Not All the Heroes of the Reformation Are Well-Known

10.29.20 | Shepherding | by Dan Steere

Not All the Heroes of the Reformation Are Well-Known

    The Reformation was an ongoing event and not all the heroes of the Reformation are well-known. There were many unheralded champions even in locations we know well.

     

     

    The Reformation was an ongoing event and not all the heroes of the Reformation are well-known. There were many unheralded champions even in locations we know well. On the eve of a contentious election taking place in an increasingly polarized culture, I would like to briefly introduce you to Bishop Joseph Hall, a hero from England who faced similar circumstances.

    Joseph Hall was a third generation Reformer, coming of age in the late Elizabethan Age in England. He inherited the full theology and practice of the English Reformation: Cranmer’s 42 Articles and Book of Common Prayer, Episcopal Church government and the Elizabethan melding of Reformed Theology and Roman Catholic practice. Educated at Emmanuel College, Cambridge he enjoyed a fully Puritan pedigree but had no problem conforming to the existing situation within the English Church.

    An astute theologian, Hall was one of the most well-known and beloved theological writers of the early 1600’s. His voluminous and creative literary output filled 12 volumes! The Puritans loved him. Yet today you will not find him listed among the important Puritan writers and you have to search diligently to find any of his writings. The reason for this literary vacuum harks back to Hall’s response to the polarization of English culture that led to the English Civil War.

    With the accession of King James to the throne in 1603, Joseph Hall became a regular court preacher and his fame spread throughout the Reformed world. He was one of the English representatives at the Synod of Dort (1618) - hand-picked to represent English Calvinism by King James himself. Hall’s Biblical commentaries and theological essays were in great demand and his subtle political commentary, often included in his sermons and published writings, was appreciated by many who were concerned about the increasingly pro-Arminian policies of the monarchy.

    With the accession of Charles I, the Arminian faction gained ascendancy. Charles promoted Arminians both within his circle of advisors and the Church hierarchy. The Calvinist Puritans were outraged by this theological betrayal of the Reformation and began an increasingly strident resistance against King Charles. This resistance led to a significant theological and cultural polarization within England.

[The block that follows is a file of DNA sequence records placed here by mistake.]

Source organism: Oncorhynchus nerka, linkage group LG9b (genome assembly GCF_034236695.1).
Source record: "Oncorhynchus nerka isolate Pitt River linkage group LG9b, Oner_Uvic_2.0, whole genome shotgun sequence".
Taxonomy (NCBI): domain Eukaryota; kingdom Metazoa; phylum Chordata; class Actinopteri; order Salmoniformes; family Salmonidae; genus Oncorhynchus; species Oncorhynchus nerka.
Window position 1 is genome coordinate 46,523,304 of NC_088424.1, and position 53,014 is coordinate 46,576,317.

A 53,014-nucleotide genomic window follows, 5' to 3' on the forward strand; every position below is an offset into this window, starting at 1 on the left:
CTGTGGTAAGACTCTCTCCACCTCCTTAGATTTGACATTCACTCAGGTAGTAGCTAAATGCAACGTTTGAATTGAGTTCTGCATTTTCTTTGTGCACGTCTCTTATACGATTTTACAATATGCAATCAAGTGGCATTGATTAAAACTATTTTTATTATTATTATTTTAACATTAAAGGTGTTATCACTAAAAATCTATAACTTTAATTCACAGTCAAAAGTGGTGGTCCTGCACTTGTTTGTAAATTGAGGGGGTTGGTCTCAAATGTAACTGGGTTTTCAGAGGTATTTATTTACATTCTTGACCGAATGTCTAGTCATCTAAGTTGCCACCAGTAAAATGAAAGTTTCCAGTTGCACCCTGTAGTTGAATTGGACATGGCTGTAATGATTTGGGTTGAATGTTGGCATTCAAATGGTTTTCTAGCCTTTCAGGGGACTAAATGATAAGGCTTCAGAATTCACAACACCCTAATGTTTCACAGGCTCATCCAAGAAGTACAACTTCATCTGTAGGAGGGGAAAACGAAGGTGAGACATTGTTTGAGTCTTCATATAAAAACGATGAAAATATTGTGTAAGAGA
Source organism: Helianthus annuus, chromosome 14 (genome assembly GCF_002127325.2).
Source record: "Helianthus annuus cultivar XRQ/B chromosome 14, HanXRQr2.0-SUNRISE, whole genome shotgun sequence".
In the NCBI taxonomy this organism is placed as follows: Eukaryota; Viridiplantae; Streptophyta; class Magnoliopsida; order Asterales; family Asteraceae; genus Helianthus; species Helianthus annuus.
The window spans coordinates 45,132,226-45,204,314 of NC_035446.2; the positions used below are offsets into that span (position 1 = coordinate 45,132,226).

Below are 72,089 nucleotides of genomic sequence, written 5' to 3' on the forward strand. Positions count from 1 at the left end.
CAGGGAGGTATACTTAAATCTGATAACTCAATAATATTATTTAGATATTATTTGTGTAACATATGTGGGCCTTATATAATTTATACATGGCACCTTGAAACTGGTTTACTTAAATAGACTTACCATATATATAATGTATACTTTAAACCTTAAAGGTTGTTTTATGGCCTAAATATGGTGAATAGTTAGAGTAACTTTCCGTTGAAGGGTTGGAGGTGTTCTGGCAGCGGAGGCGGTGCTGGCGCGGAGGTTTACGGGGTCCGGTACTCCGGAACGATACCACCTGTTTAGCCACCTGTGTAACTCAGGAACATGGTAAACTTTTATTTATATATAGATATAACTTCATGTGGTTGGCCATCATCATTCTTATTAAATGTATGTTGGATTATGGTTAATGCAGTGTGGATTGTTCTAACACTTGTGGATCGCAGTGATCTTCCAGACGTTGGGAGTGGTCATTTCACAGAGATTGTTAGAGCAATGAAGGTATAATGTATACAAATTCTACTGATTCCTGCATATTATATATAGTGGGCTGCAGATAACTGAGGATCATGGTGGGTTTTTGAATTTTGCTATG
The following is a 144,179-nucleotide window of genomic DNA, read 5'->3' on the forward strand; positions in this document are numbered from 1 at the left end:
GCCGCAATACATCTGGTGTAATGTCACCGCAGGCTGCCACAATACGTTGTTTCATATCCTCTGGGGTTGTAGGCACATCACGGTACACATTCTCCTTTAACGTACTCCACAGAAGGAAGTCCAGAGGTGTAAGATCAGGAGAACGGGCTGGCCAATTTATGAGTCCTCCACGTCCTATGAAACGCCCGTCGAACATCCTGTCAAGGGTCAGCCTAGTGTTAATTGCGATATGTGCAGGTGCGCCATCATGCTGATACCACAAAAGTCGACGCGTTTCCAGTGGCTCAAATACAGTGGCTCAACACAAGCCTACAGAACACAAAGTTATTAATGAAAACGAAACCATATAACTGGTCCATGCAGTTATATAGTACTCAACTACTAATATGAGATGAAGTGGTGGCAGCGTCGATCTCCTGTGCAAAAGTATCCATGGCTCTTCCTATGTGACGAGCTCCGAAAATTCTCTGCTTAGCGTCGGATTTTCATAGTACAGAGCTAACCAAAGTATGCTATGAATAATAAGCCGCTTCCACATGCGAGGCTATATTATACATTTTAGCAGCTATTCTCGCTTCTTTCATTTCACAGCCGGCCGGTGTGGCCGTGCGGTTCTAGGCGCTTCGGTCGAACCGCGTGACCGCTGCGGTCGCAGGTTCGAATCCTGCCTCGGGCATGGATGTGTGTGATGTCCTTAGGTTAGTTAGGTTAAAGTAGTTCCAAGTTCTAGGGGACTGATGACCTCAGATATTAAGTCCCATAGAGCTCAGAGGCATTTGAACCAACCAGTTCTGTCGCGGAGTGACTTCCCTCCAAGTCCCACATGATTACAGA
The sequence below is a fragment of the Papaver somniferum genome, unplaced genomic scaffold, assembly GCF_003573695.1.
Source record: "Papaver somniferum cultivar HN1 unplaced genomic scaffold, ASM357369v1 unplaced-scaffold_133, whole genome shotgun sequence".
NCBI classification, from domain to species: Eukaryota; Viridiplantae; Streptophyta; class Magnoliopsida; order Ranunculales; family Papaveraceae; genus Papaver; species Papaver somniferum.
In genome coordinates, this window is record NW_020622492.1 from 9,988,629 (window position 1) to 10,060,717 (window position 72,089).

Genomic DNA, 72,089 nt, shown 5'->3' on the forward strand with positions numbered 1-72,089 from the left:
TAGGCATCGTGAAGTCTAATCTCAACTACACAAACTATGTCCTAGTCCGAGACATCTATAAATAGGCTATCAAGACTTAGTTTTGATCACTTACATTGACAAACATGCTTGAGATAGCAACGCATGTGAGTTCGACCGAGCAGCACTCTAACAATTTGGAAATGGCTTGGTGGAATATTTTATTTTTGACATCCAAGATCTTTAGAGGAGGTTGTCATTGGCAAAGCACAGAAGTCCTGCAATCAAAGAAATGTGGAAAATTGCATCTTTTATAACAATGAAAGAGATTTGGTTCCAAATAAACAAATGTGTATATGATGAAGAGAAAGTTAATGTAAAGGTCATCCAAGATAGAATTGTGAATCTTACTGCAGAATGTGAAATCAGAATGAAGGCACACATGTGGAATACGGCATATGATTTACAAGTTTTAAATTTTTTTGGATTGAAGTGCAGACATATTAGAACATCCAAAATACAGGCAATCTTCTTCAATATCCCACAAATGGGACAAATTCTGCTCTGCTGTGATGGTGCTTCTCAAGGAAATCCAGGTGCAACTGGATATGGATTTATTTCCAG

Hall believed this confrontation between the Calvinist and Arminian camps would bring great harm to the Church of Christ and he determined to oppose it. He deliberately stood between the factions and urged the vital importance of unity within the Church of Christ. His essay, Via Media (i.e. “middle way”), even rephrased the Arminian position using Calvinistic terms. His stated intent was to bring the two sides closer together. But the essay was censored by the king’s order. So, when unexpectedly offered a bishopric Hall accepted, becoming the only Calvinist bishop appointed by Charles.

    Bishop Hall openly used his position to promote the cause of church unity. He was determined to define and protect a middle way between the two increasingly hostile camps: the Puritans and those who supported the King. Tragically, his effort failed. Hall was reviled by his fellow Puritans as a compromiser and accused of “puritanisme” by both King Charles and Archbishop Laud. The accelerating cultural polarization obliterated Hall’s middle ground and his reputation and popularity became some of the first casualties of the English Civil War.

    Yet by elevating the Church’s oneness in Christ above political considerations Hall remained true to Christ’s prayer, “that they may become perfectly one, so that the world may know that you sent me and loved them even as you loved me.” (John 17:23). Hall also provided us a valuable example of faithfulness to Christ in difficult times.

    ~ Pastor Steere

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